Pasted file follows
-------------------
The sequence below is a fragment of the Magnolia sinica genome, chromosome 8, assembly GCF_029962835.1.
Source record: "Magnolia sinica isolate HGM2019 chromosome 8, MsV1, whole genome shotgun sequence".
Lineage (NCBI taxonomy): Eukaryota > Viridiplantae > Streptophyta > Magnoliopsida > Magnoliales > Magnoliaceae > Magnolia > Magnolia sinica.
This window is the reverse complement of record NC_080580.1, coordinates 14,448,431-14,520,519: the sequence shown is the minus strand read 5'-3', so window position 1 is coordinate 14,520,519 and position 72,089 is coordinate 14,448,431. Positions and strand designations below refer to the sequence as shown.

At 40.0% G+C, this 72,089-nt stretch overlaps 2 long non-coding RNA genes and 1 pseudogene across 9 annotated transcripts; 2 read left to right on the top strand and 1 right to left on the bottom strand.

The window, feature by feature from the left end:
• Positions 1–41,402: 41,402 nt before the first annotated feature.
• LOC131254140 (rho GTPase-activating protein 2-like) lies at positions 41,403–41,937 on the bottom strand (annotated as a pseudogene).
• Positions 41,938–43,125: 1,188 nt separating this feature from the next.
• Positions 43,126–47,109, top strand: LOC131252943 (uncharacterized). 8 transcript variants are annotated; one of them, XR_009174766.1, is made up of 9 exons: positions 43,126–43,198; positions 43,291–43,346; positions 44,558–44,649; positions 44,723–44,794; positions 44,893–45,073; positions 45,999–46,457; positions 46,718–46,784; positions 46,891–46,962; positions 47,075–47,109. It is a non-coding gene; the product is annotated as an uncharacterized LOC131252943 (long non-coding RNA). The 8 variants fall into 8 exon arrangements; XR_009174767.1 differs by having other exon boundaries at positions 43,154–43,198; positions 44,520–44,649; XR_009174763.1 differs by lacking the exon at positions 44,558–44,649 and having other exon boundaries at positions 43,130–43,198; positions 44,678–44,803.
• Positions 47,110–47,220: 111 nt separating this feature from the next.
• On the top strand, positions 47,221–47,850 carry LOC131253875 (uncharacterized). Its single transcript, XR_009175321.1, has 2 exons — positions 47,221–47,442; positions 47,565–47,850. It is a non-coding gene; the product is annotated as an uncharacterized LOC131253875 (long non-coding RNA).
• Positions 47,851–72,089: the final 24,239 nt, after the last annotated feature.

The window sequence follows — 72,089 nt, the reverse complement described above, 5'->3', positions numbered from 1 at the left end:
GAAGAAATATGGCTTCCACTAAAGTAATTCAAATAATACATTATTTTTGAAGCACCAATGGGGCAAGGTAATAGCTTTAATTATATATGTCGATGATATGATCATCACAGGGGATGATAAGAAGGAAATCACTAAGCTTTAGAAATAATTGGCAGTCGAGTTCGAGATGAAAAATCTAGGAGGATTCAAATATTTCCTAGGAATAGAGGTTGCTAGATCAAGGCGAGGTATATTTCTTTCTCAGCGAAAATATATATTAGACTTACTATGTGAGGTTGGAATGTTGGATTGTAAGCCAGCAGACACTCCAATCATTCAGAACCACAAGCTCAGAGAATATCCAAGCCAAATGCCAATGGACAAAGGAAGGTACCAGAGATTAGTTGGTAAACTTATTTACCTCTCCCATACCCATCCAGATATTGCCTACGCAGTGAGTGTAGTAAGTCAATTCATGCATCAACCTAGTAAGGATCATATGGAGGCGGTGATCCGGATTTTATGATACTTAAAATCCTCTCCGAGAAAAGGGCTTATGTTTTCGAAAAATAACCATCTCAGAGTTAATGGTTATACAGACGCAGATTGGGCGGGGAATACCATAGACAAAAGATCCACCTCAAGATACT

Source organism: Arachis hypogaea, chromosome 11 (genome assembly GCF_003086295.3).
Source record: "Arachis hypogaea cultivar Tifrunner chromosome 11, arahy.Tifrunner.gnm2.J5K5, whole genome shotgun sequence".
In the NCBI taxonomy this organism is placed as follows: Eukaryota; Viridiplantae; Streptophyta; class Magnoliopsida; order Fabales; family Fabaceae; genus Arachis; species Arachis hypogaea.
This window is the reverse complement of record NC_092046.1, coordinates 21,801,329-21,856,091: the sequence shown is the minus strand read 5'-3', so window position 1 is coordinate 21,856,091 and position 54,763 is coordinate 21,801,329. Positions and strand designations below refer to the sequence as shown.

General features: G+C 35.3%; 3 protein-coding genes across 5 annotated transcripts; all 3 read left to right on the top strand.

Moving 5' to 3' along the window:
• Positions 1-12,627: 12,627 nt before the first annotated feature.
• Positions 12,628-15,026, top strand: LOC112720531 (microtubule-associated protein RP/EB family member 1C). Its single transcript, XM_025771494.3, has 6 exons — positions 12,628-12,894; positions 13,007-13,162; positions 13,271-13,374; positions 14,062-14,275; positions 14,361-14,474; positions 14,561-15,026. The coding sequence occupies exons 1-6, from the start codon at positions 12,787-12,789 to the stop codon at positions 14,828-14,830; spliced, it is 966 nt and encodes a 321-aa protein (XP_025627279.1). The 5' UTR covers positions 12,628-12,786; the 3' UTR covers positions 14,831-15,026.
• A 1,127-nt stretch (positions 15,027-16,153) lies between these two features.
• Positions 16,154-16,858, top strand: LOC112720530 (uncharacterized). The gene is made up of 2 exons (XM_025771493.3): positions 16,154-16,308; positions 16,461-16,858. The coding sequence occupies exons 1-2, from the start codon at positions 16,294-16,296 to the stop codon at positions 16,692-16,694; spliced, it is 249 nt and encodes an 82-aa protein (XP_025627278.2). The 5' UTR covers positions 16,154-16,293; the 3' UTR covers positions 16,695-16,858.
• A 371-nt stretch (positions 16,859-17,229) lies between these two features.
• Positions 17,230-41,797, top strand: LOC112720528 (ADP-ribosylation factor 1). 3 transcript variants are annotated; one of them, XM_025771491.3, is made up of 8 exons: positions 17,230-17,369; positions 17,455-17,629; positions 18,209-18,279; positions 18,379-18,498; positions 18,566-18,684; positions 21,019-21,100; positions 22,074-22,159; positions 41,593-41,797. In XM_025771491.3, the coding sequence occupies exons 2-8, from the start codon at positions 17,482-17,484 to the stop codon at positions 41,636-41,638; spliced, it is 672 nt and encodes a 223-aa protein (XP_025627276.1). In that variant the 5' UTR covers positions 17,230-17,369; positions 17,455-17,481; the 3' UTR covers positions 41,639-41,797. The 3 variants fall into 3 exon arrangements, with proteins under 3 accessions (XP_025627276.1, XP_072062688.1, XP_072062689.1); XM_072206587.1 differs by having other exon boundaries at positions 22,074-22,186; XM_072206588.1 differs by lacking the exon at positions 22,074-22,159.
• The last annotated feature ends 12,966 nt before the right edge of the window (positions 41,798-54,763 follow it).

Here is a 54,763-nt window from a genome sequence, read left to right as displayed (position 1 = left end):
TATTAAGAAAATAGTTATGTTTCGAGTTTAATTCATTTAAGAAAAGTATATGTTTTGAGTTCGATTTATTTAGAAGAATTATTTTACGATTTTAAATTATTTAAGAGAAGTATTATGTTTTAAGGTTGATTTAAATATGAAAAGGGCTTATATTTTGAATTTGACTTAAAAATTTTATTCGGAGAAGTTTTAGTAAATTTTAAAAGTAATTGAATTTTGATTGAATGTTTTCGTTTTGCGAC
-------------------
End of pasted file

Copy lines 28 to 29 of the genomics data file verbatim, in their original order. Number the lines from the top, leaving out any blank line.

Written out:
• The last annotated feature ends 12,966 nt before the right edge of the window (positions 41,798-54,763 follow it).

Here is a 54,763-nt window from a genome sequence, read left to right as displayed (position 1 = left end):